SCICU in DC —
Every year SCICU participates in the National Association of Independent Colleges and Universities (NAICU) Advocacy Day on Capitol Hill. This year we were virtual.
On February 10th, a delegation of SCICU presidents met via video link with members of Congress and their staffs – we deeply appreciate their making time to join us. We expressed four priorities for Congress this year.
- Additional COVID-19 relief. Our campuses have shouldered the cost of precautions for COVID-19, and they’ve experienced lost revenues. At the same tie they have increased institutional aid for students who are struggling financially because of the impact of COVID-19 on them and their families. Campuses require additional support to continue providing the high-quality living and learning experiences on which students depend.
- Doubling Pell Grants. Pell Grants are a federal program that provides aid to economically disadvantaged students. Demonstrating their commitment to access and opportunity, fully 45 percent of students at SCICU member institutions are Pell Eligible. Doubling the highest grant to about $13,000 would help ensure that students will be able to focus on their studies undistracted by financial concerns.
- Equity among the higher education sectors – rather than free public tuition double the Pell Grants and let students decide what institutions to attend.
- Concern that the autonomy of Christian colleges and universities as provided in law and federal regulations is threatened by the Equality Act.
What is budget reconciliation?
You may have read that the majorities in Congress are endeavoring to pass the $1.9 trillion COVID-19 relief package through “budget reconciliation,” rather than as typical legislation. Why?
“Reconciliation” was created as part of the Congressional Budget Act of 1974 to allow a simple (50% plus one) majority to pass legislation in order to change policy on spending or taxes in order to keep the nation’s budget under control.
The key here is reconciliation allows the Senate to circumvent the typical 60-vote requirement to pass legislation. With the Senate split 50-50, the Democratic majority will be able to draft the relief package as they see fit, and pass it without any Republican votes, presuming all Democrats vote for it, with Vice President Harris casting the deciding vote in the Senate.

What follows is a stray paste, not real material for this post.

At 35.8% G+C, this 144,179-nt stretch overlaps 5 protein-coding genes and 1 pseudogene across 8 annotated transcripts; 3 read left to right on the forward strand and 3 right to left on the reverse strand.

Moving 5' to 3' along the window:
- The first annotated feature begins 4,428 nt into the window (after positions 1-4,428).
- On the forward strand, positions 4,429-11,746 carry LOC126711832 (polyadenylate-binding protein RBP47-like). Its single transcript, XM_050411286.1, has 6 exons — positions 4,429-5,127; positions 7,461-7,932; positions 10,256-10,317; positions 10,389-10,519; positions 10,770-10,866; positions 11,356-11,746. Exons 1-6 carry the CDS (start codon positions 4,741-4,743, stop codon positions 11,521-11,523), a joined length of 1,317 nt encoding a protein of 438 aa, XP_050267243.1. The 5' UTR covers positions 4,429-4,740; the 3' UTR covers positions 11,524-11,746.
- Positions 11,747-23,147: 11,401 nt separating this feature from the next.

Reconciliation has been used in the past to move legislation. Since 1980, Congress has sent 25 reconciliation measures to the president – 21 were signed and four vetoed. They’ve been used for tax cuts, welfare reform, and healthcare reform.
There are limitations on reconciliation, known as the “Byrd Rule.” These include only policies that change spending or revenues can be included and committees cannot add provisions beyond their purview, and changes to Social Security are not permitted.
The House and Senate have approved a budget reconciliation resolution, which then serves as the vehicle for the legislation.
And here’s the good news. The House Education and Labor Committee has drafted its bill and it makes clear that independent colleges and universities as a sector will be included in provisions for higher education aid.
The bill, written as an amendment to the Coronavirus Relief and Response Supplemental Appropriations (CRRSA) Act which passed in December, includes $40 billion for higher education, and $130 billion K-12 education. It passed committee along party lines. The $40 billion breaks down to provide:
- $36 billion for institutions, half of which must be spent on student emergency grants
- $3 billion for Historically Black Colleges and Universities and other Minority-Serving Institutions
- $396 million for proprietary institutions
- $198 million for institutions hardest hit by the pandemic
Once the legislation passes the House it moves to the Senate, which will have its own ideas and priorities. The two bills will then be brought to a conference committee where a compromise between the two houses will be hammered out.